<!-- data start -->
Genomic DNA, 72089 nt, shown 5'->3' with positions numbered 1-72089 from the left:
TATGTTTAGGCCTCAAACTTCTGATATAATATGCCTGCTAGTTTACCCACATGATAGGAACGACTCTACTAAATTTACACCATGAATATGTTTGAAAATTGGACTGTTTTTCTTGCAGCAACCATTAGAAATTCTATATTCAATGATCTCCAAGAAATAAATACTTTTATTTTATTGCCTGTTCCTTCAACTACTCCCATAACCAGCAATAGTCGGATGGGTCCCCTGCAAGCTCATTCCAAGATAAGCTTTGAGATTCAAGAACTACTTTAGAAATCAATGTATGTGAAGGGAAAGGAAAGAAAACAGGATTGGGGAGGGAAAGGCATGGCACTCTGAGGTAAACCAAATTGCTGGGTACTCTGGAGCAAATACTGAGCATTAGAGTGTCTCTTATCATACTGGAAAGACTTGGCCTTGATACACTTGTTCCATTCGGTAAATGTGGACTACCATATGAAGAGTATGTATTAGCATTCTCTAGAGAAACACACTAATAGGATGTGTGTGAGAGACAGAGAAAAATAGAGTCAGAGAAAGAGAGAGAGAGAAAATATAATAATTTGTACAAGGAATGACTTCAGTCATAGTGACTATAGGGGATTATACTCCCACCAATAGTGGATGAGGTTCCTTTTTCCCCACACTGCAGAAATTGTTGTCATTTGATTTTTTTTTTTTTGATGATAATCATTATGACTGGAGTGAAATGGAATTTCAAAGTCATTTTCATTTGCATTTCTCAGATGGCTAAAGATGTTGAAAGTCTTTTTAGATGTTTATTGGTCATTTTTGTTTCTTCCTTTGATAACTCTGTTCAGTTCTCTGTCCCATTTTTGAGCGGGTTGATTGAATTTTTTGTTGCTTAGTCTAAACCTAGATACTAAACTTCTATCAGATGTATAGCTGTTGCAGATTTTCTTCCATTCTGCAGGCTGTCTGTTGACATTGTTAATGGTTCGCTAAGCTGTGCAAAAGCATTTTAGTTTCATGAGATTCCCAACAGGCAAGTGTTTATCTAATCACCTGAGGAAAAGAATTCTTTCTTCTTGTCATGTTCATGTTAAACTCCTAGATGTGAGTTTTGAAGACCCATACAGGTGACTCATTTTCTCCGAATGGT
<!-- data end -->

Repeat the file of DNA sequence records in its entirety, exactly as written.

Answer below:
Genomic DNA, 72089 nt, shown 5'->3' with positions numbered 1-72089 from the left:
TATGTTTAGGCCTCAAACTTCTGATATAATATGCCTGCTAGTTTACCCACATGATAGGAACGACTCTACTAAATTTACACCATGAATATGTTTGAAAATTGGACTGTTTTTCTTGCAGCAACCATTAGAAATTCTATATTCAATGATCTCCAAGAAATAAATACTTTTATTTTATTGCCTGTTCCTTCAACTACTCCCATAACCAGCAATAGTCGGATGGGTCCCCTGCAAGCTCATTCCAAGATAAGCTTTGAGATTCAAGAACTACTTTAGAAATCAATGTATGTGAAGGGAAAGGAAAGAAAACAGGATTGGGGAGGGAAAGGCATGGCACTCTGAGGTAAACCAAATTGCTGGGTACTCTGGAGCAAATACTGAGCATTAGAGTGTCTCTTATCATACTGGAAAGACTTGGCCTTGATACACTTGTTCCATTCGGTAAATGTGGACTACCATATGAAGAGTATGTATTAGCATTCTCTAGAGAAACACACTAATAGGATGTGTGTGAGAGACAGAGAAAAATAGAGTCAGAGAAAGAGAGAGAGAGAAAATATAATAATTTGTACAAGGAATGACTTCAGTCATAGTGACTATAGGGGATTATACTCCCACCAATAGTGGATGAGGTTCCTTTTTCCCCACACTGCAGAAATTGTTGTCATTTGATTTTTTTTTTTTTGATGATAATCATTATGACTGGAGTGAAATGGAATTTCAAAGTCATTTTCATTTGCATTTCTCAGATGGCTAAAGATGTTGAAAGTCTTTTTAGATGTTTATTGGTCATTTTTGTTTCTTCCTTTGATAACTCTGTTCAGTTCTCTGTCCCATTTTTGAGCGGGTTGATTGAATTTTTTGTTGCTTAGTCTAAACCTAGATACTAAACTTCTATCAGATGTATAGCTGTTGCAGATTTTCTTCCATTCTGCAGGCTGTCTGTTGACATTGTTAATGGTTCGCTAAGCTGTGCAAAAGCATTTTAGTTTCATGAGATTCCCAACAGGCAAGTGTTTATCTAATCACCTGAGGAAAAGAATTCTTTCTTCTTGTCATGTTCATGTTAAACTCCTAGATGTGAGTTTTGAAGACCCATACAGGTGACTCATTTTCTCCGAATGGT